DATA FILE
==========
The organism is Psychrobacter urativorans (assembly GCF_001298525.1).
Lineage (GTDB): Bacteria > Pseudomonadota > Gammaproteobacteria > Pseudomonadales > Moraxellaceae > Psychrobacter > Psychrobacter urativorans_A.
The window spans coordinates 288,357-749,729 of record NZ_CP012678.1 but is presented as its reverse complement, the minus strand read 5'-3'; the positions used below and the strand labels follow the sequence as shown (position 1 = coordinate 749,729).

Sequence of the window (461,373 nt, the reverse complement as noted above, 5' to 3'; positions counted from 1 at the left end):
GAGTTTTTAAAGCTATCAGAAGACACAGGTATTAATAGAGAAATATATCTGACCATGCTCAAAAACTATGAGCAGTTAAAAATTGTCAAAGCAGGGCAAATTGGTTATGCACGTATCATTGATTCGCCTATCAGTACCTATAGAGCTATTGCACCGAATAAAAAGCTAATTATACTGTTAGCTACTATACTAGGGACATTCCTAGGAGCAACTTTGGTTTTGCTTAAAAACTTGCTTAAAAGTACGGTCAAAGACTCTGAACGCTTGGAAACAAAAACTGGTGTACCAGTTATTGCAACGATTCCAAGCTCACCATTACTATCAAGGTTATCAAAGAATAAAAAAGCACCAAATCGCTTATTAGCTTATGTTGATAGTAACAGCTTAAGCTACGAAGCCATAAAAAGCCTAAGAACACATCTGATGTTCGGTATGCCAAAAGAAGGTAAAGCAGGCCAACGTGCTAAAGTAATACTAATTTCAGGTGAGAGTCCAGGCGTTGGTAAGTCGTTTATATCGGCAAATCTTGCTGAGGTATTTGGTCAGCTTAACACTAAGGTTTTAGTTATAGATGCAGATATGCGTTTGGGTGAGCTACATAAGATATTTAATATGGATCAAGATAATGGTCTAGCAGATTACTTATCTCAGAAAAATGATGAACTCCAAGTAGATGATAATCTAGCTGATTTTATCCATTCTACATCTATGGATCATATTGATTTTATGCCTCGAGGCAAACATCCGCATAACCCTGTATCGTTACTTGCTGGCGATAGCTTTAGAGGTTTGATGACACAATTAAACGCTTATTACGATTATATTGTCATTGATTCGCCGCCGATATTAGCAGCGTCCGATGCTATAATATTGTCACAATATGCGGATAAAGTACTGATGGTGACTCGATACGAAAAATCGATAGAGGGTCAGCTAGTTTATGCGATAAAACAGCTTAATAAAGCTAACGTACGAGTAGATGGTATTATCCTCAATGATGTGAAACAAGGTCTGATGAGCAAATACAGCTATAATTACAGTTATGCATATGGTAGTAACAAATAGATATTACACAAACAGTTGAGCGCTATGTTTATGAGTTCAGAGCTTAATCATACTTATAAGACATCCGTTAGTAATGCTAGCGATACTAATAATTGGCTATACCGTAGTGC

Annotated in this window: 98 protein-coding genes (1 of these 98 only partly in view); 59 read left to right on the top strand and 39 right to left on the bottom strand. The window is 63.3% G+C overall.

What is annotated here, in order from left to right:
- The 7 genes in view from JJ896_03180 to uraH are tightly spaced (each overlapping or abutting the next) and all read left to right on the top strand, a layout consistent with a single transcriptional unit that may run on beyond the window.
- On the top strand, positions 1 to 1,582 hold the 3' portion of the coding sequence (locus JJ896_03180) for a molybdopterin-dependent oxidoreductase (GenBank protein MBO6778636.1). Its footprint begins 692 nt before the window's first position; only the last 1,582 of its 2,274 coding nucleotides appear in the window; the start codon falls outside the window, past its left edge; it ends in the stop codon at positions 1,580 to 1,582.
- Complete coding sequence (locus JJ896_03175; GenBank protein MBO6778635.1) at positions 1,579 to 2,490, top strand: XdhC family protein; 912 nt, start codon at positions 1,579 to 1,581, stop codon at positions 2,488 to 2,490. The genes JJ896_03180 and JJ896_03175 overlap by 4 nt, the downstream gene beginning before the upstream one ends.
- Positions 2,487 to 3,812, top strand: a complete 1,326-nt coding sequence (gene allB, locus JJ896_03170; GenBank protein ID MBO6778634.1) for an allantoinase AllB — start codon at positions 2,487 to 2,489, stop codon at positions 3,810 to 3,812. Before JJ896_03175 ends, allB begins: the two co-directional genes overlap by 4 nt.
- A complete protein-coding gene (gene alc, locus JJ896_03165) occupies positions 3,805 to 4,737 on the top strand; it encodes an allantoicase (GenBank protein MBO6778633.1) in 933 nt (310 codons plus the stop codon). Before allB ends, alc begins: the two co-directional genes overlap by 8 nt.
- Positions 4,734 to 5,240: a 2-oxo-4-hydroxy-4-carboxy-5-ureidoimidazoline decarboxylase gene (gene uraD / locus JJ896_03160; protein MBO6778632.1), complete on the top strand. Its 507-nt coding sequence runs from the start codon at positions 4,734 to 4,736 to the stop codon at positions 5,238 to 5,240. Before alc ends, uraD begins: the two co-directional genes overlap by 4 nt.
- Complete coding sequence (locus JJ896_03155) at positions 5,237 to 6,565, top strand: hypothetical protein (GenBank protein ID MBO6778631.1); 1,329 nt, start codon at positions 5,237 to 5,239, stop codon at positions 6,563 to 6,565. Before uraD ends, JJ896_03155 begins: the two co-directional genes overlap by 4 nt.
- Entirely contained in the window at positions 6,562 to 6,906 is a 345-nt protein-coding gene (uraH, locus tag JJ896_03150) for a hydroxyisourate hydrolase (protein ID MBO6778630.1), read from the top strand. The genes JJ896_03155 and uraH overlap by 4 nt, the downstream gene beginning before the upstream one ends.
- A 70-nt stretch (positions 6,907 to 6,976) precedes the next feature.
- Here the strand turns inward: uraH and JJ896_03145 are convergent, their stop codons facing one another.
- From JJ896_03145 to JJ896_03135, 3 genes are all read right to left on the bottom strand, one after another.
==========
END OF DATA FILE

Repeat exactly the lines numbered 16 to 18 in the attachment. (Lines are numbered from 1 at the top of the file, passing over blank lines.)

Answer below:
- A 70-nt stretch (positions 6,907 to 6,976) precedes the next feature.
- Here the strand turns inward: uraH and JJ896_03145 are convergent, their stop codons facing one another.
- From JJ896_03145 to JJ896_03135, 3 genes are all read right to left on the bottom strand, one after another.